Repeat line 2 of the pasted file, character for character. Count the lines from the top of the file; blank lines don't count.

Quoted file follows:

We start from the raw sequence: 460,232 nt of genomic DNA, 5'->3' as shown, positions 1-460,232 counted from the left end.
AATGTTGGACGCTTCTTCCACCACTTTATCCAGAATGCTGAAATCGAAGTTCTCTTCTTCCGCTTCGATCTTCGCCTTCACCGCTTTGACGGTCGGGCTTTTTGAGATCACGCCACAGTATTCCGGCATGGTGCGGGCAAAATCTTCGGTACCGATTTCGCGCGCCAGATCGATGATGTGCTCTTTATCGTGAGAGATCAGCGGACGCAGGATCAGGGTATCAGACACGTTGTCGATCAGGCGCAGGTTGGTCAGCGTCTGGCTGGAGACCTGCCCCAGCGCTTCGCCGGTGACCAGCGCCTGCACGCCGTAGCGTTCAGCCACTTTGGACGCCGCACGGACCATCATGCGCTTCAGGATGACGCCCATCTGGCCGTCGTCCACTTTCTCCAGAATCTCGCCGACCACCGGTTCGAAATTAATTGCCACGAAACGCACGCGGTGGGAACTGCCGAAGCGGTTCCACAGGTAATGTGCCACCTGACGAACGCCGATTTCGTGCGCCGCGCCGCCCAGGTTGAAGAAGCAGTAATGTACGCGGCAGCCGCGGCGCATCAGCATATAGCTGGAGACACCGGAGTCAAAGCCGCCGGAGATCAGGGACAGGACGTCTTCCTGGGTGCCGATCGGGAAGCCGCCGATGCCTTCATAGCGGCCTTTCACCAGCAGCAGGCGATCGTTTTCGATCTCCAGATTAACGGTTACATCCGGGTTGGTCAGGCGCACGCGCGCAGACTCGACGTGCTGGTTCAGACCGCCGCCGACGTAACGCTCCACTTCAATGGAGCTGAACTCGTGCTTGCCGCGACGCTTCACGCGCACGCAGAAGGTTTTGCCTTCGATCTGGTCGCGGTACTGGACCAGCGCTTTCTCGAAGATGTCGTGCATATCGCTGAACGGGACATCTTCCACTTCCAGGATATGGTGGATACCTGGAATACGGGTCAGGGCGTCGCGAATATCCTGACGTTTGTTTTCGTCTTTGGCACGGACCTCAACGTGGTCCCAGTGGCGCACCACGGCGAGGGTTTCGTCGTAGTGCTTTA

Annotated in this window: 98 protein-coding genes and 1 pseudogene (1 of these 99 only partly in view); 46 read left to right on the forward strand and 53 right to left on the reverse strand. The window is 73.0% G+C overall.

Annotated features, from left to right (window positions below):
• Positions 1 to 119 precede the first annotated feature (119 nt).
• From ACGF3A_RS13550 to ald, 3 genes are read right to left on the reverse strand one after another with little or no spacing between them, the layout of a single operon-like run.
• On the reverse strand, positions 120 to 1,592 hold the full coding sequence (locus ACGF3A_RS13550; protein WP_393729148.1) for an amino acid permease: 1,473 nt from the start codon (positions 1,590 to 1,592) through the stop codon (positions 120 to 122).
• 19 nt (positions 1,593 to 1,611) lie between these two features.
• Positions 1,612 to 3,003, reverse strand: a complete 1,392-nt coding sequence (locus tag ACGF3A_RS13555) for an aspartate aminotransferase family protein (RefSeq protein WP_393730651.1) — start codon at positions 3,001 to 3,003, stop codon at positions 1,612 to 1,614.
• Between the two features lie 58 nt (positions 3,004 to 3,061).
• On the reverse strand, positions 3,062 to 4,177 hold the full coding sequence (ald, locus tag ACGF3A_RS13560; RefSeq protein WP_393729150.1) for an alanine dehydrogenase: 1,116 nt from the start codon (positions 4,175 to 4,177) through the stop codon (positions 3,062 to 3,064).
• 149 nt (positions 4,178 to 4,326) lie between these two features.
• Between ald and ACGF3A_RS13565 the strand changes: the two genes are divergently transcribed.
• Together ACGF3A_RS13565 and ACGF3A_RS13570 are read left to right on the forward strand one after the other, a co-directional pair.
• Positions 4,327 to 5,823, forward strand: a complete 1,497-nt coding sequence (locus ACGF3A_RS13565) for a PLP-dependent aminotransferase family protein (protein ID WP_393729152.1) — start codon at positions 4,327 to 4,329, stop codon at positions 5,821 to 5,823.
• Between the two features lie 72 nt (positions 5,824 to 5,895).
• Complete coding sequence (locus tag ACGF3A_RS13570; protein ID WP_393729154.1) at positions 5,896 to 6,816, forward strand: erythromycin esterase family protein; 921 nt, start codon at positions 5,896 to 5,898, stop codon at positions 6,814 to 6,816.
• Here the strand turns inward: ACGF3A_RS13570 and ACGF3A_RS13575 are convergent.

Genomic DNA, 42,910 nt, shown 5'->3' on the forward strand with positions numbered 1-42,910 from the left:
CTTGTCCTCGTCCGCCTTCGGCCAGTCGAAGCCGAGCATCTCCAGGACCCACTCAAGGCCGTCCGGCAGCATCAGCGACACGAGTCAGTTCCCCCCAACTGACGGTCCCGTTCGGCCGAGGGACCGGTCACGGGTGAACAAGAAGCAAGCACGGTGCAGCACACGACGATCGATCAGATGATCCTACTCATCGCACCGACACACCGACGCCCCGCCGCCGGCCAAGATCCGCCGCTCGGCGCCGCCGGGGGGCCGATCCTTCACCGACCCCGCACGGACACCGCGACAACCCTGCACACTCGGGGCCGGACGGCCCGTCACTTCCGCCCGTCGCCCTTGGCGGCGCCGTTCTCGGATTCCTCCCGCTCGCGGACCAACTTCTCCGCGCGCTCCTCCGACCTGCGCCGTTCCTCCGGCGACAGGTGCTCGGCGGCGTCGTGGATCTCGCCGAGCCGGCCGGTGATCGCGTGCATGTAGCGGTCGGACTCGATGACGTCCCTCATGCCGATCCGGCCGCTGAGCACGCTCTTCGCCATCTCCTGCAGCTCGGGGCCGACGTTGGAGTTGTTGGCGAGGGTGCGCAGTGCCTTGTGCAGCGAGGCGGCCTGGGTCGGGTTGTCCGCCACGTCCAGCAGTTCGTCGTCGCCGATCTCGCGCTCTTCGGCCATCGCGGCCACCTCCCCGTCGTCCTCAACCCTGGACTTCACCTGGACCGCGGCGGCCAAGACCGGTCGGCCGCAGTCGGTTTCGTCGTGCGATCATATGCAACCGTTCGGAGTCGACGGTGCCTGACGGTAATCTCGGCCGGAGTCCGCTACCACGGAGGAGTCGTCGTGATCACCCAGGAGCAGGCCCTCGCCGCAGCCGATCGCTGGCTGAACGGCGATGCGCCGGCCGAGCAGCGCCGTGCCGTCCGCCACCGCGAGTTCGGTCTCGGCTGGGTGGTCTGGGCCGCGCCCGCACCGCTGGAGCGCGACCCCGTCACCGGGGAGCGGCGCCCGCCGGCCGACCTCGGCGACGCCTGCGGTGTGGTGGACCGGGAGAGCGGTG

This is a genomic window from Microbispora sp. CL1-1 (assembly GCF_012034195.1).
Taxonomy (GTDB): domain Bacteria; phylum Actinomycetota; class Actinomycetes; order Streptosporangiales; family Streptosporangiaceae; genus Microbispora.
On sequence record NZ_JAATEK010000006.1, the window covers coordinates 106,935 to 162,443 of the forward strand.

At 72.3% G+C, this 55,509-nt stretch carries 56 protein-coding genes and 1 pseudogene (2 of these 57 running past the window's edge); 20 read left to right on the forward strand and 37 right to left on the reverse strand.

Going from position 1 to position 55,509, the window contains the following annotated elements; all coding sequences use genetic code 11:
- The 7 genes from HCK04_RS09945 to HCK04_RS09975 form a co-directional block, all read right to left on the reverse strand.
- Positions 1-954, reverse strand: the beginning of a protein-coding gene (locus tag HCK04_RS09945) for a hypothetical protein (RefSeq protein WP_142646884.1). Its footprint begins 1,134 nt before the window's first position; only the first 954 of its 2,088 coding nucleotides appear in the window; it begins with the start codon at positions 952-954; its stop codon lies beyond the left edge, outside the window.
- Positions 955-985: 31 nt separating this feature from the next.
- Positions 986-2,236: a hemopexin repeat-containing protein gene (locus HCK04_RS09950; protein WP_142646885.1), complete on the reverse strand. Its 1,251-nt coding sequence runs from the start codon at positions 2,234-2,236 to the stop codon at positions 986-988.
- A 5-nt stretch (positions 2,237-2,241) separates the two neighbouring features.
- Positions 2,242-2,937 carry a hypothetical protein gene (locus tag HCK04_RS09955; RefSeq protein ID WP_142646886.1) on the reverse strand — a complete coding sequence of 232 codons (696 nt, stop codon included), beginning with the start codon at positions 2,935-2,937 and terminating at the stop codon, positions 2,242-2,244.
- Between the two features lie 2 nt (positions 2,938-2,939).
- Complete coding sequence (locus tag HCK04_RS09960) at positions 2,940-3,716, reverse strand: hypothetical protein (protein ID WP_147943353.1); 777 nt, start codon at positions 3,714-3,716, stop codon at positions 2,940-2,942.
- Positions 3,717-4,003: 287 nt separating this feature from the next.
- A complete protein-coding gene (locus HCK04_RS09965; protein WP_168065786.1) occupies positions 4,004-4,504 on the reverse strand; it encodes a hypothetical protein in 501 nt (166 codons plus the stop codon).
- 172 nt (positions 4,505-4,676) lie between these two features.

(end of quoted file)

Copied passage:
AATGTTGGACGCTTCTTCCACCACTTTATCCAGAATGCTGAAATCGAAGTTCTCTTCTTCCGCTTCGATCTTCGCCTTCACCGCTTTGACGGTCGGGCTTTTTGAGATCACGCCACAGTATTCCGGCATGGTGCGGGCAAAATCTTCGGTACCGATTTCGCGCGCCAGATCGATGATGTGCTCTTTATCGTGAGAGATCAGCGGACGCAGGATCAGGGTATCAGACACGTTGTCGATCAGGCGCAGGTTGGTCAGCGTCTGGCTGGAGACCTGCCCCAGCGCTTCGCCGGTGACCAGCGCCTGCACGCCGTAGCGTTCAGCCACTTTGGACGCCGCACGGACCATCATGCGCTTCAGGATGACGCCCATCTGGCCGTCGTCCACTTTCTCCAGAATCTCGCCGACCACCGGTTCGAAATTAATTGCCACGAAACGCACGCGGTGGGAACTGCCGAAGCGGTTCCACAGGTAATGTGCCACCTGACGAACGCCGATTTCGTGCGCCGCGCCGCCCAGGTTGAAGAAGCAGTAATGTACGCGGCAGCCGCGGCGCATCAGCATATAGCTGGAGACACCGGAGTCAAAGCCGCCGGAGATCAGGGACAGGACGTCTTCCTGGGTGCCGATCGGGAAGCCGCCGATGCCTTCATAGCGGCCTTTCACCAGCAGCAGGCGATCGTTTTCGATCTCCAGATTAACGGTTACATCCGGGTTGGTCAGGCGCACGCGCGCAGACTCGACGTGCTGGTTCAGACCGCCGCCGACGTAACGCTCCACTTCAATGGAGCTGAACTCGTGCTTGCCGCGACGCTTCACGCGCACGCAGAAGGTTTTGCCTTCGATCTGGTCGCGGTACTGGACCAGCGCTTTCTCGAAGATGTCGTGCATATCGCTGAACGGGACATCTTCCACTTCCAGGATATGGTGGATACCTGGAATACGGGTCAGGGCGTCGCGAATATCCTGACGTTTGTTTTCGTCTTTGGCACGGACCTCAACGTGGTCCCAGTGGCGCACCACGGCGAGGGTTTCGTCGTAGTGCTTTA